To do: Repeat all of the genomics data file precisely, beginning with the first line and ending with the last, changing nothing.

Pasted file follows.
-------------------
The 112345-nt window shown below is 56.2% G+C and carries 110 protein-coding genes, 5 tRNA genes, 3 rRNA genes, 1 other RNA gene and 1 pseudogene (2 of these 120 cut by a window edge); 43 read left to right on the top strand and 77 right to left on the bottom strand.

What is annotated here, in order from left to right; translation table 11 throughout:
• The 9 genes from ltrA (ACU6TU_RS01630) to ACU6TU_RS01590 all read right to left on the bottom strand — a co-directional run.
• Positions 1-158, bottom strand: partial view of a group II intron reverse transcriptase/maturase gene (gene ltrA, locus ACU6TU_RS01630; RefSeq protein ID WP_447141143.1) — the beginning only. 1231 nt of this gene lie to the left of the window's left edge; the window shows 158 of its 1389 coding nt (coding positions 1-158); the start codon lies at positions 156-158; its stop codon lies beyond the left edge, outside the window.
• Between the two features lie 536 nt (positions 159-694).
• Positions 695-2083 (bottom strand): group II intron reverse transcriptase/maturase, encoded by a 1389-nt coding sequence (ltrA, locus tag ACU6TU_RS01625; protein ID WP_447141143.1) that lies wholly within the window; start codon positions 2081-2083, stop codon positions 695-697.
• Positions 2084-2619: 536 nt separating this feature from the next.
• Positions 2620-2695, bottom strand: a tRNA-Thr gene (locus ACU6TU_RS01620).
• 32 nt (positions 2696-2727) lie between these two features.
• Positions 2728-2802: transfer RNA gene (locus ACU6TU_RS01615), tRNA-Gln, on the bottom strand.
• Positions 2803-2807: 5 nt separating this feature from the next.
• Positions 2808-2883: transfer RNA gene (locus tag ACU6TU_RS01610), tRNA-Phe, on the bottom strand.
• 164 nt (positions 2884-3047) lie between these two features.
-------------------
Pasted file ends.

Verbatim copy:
The 112345-nt window shown below is 56.2% G+C and carries 110 protein-coding genes, 5 tRNA genes, 3 rRNA genes, 1 other RNA gene and 1 pseudogene (2 of these 120 cut by a window edge); 43 read left to right on the top strand and 77 right to left on the bottom strand.

What is annotated here, in order from left to right; translation table 11 throughout:
• The 9 genes from ltrA (ACU6TU_RS01630) to ACU6TU_RS01590 all read right to left on the bottom strand — a co-directional run.
• Positions 1-158, bottom strand: partial view of a group II intron reverse transcriptase/maturase gene (gene ltrA, locus ACU6TU_RS01630; RefSeq protein ID WP_447141143.1) — the beginning only. 1231 nt of this gene lie to the left of the window's left edge; the window shows 158 of its 1389 coding nt (coding positions 1-158); the start codon lies at positions 156-158; its stop codon lies beyond the left edge, outside the window.
• Between the two features lie 536 nt (positions 159-694).
• Positions 695-2083 (bottom strand): group II intron reverse transcriptase/maturase, encoded by a 1389-nt coding sequence (ltrA, locus tag ACU6TU_RS01625; protein ID WP_447141143.1) that lies wholly within the window; start codon positions 2081-2083, stop codon positions 695-697.
• Positions 2084-2619: 536 nt separating this feature from the next.
• Positions 2620-2695, bottom strand: a tRNA-Thr gene (locus ACU6TU_RS01620).
• 32 nt (positions 2696-2727) lie between these two features.
• Positions 2728-2802: transfer RNA gene (locus ACU6TU_RS01615), tRNA-Gln, on the bottom strand.
• Positions 2803-2807: 5 nt separating this feature from the next.
• Positions 2808-2883: transfer RNA gene (locus tag ACU6TU_RS01610), tRNA-Phe, on the bottom strand.
• 164 nt (positions 2884-3047) lie between these two features.